Jack Tyrrell specializes in Kakaako, Honolulu, Hawaii luxury condo projects.
 Photo:  Honolulu Star-Advertiser   Gov. David Ige has not chosen new members to fill the seats of Steve Scott, left, and Jason Okuhama, two of the nine board members of the Hawaii Community Development Authority.

Photo: Honolulu Star-Advertiser

Gov. David Ige has not chosen new members to fill the seats of Steve Scott, left, and Jason Okuhama, two of the nine board members of the Hawaii Community Development Authority.

Read more from the Honolulu Star-Advertiser, below:

Two board members of the state agency regulating development in Kakaako will serve beyond their two-year terms, which ended Friday.

Gov. David Ige has not chosen new members to fill the seats of Steve Scott and Jason Okuhama, two of the nine board members of the Hawaii Community Development Authority. The agency is responsible for approving developers’ master plans in the 450-acre area within the boundaries of Ala Moana Boulevard and King, Piikoi and Punchbowl streets, from how much parking is available to what space could be designated for commercial use.

Ige’s office said he is still reviewing a list of nominees for the two seats.

“The governor has started to interview individuals recommended by the City Council,” said Jodi Leong, deputy communications director for the governor’s office. “His office is in the process of scheduling interviews with the remaining candidates.”

Without Ige’s appointment of new board members, Scott and Okuhama will be carried over. Scott is the owner of slipper maker Scott Hawaii in Kakaako, and Okuhama is a self-employed mortgage broker.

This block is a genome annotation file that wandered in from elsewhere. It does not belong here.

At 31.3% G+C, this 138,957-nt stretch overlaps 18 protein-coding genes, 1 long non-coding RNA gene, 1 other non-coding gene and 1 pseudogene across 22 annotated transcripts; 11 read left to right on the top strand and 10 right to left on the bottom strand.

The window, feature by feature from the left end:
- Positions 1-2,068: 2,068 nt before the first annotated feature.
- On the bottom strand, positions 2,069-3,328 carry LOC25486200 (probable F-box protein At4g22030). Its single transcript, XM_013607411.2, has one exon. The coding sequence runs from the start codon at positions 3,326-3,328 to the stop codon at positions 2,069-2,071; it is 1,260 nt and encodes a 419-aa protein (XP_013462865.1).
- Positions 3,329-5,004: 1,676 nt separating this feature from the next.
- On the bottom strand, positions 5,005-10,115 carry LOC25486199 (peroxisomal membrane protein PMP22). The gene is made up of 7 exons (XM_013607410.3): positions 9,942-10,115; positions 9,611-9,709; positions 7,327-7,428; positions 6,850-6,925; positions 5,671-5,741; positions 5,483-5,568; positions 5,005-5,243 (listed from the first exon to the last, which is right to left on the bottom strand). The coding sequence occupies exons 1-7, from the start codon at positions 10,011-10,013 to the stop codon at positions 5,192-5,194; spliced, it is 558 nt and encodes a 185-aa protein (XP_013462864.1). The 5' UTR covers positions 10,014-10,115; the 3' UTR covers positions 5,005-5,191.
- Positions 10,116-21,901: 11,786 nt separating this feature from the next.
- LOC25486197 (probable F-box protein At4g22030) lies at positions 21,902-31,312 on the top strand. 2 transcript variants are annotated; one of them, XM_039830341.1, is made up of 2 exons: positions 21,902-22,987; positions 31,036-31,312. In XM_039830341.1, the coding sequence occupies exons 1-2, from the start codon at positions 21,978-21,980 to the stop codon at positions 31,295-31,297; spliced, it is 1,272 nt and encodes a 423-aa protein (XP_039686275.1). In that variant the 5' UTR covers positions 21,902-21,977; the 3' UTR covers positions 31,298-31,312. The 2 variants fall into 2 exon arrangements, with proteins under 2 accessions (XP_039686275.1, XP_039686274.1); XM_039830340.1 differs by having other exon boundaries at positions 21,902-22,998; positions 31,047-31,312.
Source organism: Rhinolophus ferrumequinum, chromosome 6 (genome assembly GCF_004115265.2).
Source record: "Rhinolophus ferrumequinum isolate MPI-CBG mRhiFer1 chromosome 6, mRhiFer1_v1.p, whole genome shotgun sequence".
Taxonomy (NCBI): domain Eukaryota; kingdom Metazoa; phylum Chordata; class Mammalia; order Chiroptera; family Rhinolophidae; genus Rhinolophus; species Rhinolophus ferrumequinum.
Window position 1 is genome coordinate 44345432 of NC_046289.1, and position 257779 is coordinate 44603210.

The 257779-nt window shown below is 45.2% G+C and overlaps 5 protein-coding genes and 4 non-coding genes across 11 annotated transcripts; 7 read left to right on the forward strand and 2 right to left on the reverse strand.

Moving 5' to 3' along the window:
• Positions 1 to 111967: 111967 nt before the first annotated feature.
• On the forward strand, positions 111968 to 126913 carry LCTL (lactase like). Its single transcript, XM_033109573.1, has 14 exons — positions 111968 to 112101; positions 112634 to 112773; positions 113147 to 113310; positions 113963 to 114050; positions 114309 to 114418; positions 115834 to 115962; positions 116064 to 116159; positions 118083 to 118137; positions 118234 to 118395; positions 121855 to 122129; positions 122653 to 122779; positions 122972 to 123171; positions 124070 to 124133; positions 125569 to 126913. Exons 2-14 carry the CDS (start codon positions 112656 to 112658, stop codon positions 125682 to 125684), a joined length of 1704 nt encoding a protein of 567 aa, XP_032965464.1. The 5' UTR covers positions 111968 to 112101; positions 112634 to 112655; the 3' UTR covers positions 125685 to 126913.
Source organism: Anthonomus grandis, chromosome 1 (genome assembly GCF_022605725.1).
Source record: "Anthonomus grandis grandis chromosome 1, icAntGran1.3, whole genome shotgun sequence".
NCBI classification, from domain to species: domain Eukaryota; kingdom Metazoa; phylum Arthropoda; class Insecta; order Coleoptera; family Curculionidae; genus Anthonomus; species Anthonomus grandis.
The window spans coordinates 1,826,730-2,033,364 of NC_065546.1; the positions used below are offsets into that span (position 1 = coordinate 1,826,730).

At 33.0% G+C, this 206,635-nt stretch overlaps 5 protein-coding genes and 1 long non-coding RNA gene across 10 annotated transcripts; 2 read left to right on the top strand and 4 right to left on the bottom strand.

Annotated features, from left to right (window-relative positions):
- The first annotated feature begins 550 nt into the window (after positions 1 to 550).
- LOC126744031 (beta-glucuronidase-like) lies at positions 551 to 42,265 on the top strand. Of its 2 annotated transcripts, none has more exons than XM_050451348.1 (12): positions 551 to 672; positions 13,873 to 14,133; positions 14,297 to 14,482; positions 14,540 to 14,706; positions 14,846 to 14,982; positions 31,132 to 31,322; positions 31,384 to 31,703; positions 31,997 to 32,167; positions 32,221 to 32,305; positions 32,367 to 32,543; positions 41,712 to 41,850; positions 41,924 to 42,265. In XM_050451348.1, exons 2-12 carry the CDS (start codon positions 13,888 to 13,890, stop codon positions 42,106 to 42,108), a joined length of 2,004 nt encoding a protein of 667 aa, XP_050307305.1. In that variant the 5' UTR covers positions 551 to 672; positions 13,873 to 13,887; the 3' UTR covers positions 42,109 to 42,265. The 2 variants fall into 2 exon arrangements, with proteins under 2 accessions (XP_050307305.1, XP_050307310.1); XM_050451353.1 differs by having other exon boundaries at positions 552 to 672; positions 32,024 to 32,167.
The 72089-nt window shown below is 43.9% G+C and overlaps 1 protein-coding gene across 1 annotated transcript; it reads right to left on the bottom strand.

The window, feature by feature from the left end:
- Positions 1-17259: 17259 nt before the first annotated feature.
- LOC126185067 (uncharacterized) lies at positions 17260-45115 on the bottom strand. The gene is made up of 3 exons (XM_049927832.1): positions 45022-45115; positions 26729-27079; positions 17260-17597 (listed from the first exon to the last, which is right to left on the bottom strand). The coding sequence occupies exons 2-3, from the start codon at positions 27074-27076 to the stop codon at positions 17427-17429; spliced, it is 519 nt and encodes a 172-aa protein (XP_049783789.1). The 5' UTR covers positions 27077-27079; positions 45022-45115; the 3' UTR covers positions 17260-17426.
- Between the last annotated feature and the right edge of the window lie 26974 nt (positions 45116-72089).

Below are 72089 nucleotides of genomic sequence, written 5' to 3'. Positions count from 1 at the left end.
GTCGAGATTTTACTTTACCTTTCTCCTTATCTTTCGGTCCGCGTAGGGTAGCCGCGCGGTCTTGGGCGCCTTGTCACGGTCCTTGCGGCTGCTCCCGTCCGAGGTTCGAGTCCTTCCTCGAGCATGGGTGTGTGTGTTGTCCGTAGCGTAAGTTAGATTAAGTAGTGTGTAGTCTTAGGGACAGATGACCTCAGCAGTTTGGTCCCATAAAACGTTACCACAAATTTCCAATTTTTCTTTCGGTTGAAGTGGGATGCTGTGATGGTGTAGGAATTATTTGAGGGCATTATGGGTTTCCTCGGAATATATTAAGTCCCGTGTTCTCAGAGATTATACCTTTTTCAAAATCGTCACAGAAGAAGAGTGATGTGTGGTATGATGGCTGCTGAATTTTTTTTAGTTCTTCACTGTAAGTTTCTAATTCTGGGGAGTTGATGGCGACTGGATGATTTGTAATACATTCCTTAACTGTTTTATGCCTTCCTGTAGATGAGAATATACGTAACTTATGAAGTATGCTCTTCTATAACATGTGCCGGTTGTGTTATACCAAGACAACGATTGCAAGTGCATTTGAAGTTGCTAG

Garett Kamemoto, spokesman for HCDA, said the two are expected to fill their same spots for a board meeting on Wednesday.

Ige failing to appoint successors comes after controversy over the list of nominations sent over by the City Council to fill the two members’ seats, especially Scott’s.

The City Council is responsible for providing the governor with choices for three of HCDA’s nine board seats. A 2014 amendment to state law authorized this as a way to reduce the governor’s control over shaping the board. By law, one of the open seats must be filled by the owner of a small business in Kakaako, and one filled by a Kakaako resident.

Those selected for the small-business-owner seat were Phillip Hasha, Jay Kado­waki and Nani Medeiros.

Hasha lives in Kakaako and owns the Kakaako-based real estate development firm The Redmont Group.

Kadowaki is a general contractor.

Medeiros is executive director of HomeAid Hawaii, a nonprofit that helps with building or renovating facilities to help the homeless. HomeAid Hawaii is overseen by a board of directors that includes representatives from Kakaako developers Howard Hughes Corp., Stanford Carr, Castle &Cooke and Alexander &Baldwin.

The nominations for the resident seat were Diane Georgene Fujio, Jonathan L.W. Ching and Okuhama.

Fujio is founder of the Master Sha Tao Healing Center based in Kakaako. Ching is a government relations specialist with Kaiser Foundation Health Plan.

Councilwoman Kymberly Pine, chairwoman of the Zoning and Housing Committee, was in charge of taking nominations for the two empty seats.

Her suggestions were met with criticism, as some citizens said the list of nominees unfairly excluded Scott. The slipper company owner had challenged developers on issues presented to the board, and all three choices submitted by the Council to fill his spot have ties to developers.

In March, Ige received a letter from more than 100 citizens and several community organizations asking him to reject the list because they felt Scott was unfairly excluded despite being nominated by Councilwoman Ann Kobayashi, who represents Kakaako.

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